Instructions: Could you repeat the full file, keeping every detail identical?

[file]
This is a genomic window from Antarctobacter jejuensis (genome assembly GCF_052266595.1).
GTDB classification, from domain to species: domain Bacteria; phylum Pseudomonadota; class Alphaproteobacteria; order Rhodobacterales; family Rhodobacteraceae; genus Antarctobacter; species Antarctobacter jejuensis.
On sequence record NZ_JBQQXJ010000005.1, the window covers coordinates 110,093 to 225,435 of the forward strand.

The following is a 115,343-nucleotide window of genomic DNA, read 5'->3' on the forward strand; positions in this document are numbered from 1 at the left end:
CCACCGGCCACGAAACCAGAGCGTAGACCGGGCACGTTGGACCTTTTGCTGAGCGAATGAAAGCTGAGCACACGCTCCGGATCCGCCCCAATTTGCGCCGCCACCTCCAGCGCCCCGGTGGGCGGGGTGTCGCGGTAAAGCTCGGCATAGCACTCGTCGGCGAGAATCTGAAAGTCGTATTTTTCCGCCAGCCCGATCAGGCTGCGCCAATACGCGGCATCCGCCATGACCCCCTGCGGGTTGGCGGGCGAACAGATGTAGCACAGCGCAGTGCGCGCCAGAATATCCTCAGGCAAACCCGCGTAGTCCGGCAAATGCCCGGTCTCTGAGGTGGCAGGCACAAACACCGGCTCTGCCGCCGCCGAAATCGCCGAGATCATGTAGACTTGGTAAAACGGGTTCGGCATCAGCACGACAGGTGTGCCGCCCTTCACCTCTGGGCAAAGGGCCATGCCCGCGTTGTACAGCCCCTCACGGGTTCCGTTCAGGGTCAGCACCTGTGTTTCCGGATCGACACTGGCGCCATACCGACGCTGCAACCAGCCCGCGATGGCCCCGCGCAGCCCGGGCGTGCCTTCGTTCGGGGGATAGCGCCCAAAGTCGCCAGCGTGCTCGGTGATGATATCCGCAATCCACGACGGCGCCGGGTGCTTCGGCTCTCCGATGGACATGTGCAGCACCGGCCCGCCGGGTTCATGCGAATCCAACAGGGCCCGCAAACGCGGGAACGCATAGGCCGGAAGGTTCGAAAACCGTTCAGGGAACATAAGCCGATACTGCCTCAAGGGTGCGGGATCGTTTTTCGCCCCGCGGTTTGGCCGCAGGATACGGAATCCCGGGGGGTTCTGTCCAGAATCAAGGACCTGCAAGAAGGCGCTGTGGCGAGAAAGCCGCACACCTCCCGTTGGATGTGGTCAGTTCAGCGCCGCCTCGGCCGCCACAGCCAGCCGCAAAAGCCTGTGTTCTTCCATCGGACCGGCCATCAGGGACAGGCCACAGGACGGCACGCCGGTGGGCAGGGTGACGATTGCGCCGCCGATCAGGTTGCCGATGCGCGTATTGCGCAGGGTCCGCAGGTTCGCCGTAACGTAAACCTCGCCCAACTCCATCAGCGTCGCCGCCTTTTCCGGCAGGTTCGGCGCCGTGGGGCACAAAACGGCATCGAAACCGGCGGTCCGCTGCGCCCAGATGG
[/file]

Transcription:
This is a genomic window from Antarctobacter jejuensis (genome assembly GCF_052266595.1).
GTDB classification, from domain to species: domain Bacteria; phylum Pseudomonadota; class Alphaproteobacteria; order Rhodobacterales; family Rhodobacteraceae; genus Antarctobacter; species Antarctobacter jejuensis.
On sequence record NZ_JBQQXJ010000005.1, the window covers coordinates 110,093 to 225,435 of the forward strand.

The following is a 115,343-nucleotide window of genomic DNA, read 5'->3' on the forward strand; positions in this document are numbered from 1 at the left end:
CCACCGGCCACGAAACCAGAGCGTAGACCGGGCACGTTGGACCTTTTGCTGAGCGAATGAAAGCTGAGCACACGCTCCGGATCCGCCCCAATTTGCGCCGCCACCTCCAGCGCCCCGGTGGGCGGGGTGTCGCGGTAAAGCTCGGCATAGCACTCGTCGGCGAGAATCTGAAAGTCGTATTTTTCCGCCAGCCCGATCAGGCTGCGCCAATACGCGGCATCCGCCATGACCCCCTGCGGGTTGGCGGGCGAACAGATGTAGCACAGCGCAGTGCGCGCCAGAATATCCTCAGGCAAACCCGCGTAGTCCGGCAAATGCCCGGTCTCTGAGGTGGCAGGCACAAACACCGGCTCTGCCGCCGCCGAAATCGCCGAGATCATGTAGACTTGGTAAAACGGGTTCGGCATCAGCACGACAGGTGTGCCGCCCTTCACCTCTGGGCAAAGGGCCATGCCCGCGTTGTACAGCCCCTCACGGGTTCCGTTCAGGGTCAGCACCTGTGTTTCCGGATCGACACTGGCGCCATACCGACGCTGCAACCAGCCCGCGATGGCCCCGCGCAGCCCGGGCGTGCCTTCGTTCGGGGGATAGCGCCCAAAGTCGCCAGCGTGCTCGGTGATGATATCCGCAATCCACGACGGCGCCGGGTGCTTCGGCTCTCCGATGGACATGTGCAGCACCGGCCCGCCGGGTTCATGCGAATCCAACAGGGCCCGCAAACGCGGGAACGCATAGGCCGGAAGGTTCGAAAACCGTTCAGGGAACATAAGCCGATACTGCCTCAAGGGTGCGGGATCGTTTTTCGCCCCGCGGTTTGGCCGCAGGATACGGAATCCCGGGGGGTTCTGTCCAGAATCAAGGACCTGCAAGAAGGCGCTGTGGCGAGAAAGCCGCACACCTCCCGTTGGATGTGGTCAGTTCAGCGCCGCCTCGGCCGCCACAGCCAGCCGCAAAAGCCTGTGTTCTTCCATCGGACCGGCCATCAGGGACAGGCCACAGGACGGCACGCCGGTGGGCAGGGTGACGATTGCGCCGCCGATCAGGTTGCCGATGCGCGTATTGCGCAGGGTCCGCAGGTTCGCCGTAACGTAAACCTCGCCCAACTCCATCAGCGTCGCCGCCTTTTCCGGCAGGTTCGGCGCCGTGGGGCACAAAACGGCATCGAAACCGGCGGTCCGCTGCGCCCAGATGG